January 14, 2010
Children Affected by Natural Disasters and Conflict
The Department of State receives inquiries from American citizens concerned about the plight of children in areas of conflict and in countries afflicted by natural disasters such as the January 12 earthquake in Haiti, hurricanes, and tsunamis. Our office shares this concern for children in devastated areas and we understand that some Americans want to respond by offering to open their homes and adopt these children in need.
It can be extremely difficult in such circumstances to determine whether children who appear to be orphans truly are eligible for adoption. Children may be temporarily separated from their parents or other family members during a natural disaster or conflict, and their parents may be looking for them. It is not uncommon in an emergency or unsettled situation for parents to send their children out of the area, or for families to become separated during an evacuation. Even when it can be demonstrated that children have indeed lost their parents or have been abandoned, they are often taken in by other relatives in the extended family.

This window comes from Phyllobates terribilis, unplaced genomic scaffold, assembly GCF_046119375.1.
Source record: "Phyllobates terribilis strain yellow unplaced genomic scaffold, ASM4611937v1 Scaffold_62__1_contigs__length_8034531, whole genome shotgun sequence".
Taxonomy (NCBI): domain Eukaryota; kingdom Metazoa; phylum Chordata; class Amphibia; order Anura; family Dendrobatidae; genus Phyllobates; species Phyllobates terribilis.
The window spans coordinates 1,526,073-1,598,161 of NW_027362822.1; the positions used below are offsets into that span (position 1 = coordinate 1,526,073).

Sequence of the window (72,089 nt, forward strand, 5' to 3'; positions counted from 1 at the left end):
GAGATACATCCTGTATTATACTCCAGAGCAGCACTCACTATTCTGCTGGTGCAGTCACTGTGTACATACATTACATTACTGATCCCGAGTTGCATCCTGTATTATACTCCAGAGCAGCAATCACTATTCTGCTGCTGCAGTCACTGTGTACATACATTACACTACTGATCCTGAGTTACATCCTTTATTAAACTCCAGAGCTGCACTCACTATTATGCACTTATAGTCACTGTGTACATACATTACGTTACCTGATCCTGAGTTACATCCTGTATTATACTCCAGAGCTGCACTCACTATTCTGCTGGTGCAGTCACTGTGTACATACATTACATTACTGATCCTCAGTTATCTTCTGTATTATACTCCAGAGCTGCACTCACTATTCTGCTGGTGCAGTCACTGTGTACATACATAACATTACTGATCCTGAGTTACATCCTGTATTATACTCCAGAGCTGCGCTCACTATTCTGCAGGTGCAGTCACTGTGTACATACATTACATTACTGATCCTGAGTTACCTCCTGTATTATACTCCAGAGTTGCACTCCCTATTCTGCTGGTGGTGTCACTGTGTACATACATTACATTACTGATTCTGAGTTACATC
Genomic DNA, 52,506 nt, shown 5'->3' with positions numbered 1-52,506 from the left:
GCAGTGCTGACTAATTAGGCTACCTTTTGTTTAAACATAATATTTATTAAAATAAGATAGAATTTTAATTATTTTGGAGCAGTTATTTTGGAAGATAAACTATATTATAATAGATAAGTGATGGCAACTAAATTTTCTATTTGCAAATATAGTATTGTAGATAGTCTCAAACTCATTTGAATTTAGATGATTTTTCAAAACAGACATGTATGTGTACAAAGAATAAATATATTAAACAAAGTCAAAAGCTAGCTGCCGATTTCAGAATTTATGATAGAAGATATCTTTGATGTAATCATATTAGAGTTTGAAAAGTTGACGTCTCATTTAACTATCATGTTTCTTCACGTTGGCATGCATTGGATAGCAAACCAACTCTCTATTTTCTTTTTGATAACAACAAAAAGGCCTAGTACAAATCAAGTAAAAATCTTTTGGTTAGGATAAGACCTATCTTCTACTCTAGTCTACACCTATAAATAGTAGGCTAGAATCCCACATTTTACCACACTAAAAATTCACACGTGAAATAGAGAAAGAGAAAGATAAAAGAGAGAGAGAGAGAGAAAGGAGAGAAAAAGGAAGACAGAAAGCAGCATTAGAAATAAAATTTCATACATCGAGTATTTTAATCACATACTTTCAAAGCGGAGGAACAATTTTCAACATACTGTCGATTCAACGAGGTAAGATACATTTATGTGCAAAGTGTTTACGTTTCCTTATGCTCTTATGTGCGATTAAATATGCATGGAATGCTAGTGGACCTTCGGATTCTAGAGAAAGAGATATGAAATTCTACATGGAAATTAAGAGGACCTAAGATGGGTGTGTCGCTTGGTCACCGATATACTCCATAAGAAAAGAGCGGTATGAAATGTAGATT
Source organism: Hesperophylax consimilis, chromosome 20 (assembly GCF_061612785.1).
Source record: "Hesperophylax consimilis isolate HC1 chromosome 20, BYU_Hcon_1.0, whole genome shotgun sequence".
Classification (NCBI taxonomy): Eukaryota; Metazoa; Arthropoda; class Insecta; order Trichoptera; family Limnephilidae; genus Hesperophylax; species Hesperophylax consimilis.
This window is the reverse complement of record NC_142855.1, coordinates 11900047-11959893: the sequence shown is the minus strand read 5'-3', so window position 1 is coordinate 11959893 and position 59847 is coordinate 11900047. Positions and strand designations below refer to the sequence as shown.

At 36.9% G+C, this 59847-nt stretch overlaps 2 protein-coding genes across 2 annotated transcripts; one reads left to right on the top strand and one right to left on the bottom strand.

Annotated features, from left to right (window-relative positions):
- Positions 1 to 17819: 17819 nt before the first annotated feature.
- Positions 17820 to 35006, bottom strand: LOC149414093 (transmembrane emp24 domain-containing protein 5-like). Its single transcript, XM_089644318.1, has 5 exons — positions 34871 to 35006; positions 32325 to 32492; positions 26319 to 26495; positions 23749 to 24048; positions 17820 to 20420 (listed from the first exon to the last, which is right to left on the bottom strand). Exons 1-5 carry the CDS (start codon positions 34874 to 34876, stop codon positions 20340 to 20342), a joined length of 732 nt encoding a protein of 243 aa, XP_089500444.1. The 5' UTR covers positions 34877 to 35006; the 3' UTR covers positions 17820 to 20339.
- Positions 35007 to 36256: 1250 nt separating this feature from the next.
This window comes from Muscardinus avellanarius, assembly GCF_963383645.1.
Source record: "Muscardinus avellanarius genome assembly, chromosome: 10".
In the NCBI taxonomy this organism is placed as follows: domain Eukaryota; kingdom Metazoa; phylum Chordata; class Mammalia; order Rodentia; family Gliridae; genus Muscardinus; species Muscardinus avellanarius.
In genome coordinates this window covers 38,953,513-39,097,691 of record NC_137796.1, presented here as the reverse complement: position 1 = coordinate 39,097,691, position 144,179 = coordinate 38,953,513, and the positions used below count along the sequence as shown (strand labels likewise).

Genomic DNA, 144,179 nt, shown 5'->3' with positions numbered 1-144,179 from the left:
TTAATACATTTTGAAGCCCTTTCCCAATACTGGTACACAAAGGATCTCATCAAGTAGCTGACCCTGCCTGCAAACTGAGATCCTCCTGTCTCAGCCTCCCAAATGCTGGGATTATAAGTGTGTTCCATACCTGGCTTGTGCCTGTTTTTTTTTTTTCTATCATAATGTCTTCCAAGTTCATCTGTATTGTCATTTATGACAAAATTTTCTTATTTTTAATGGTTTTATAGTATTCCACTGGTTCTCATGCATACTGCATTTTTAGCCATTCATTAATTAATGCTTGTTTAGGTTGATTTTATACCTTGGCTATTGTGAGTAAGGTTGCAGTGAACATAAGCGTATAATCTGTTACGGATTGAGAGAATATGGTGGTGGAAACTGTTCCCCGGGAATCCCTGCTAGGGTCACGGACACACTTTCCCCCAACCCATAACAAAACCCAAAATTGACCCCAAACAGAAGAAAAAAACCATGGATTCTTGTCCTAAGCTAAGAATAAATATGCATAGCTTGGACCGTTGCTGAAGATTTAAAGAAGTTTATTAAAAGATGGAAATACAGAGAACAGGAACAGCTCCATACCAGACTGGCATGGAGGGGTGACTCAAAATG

During times of crisis, it can also be exceptionally difficult to fulfill the legal requirements for adoption of both the U.S. and the child's country of origin. This is especially true when civil authority breaks down or temporarily ceases to function. It can also be difficult to gather documents necessary to fulfill the legal requirements of U.S. immigration law. There are many ways in which U.S. citizens can help the children in areas of natural disaster or conflict. For example, individuals who wish to assist can make a financial contribution to a reputable relief or humanitarian organization working in that country.
Please: http://adoption.state.gov/news/Haiti.html for further information and opportunities to help.
~ What All Adoptions Deserve.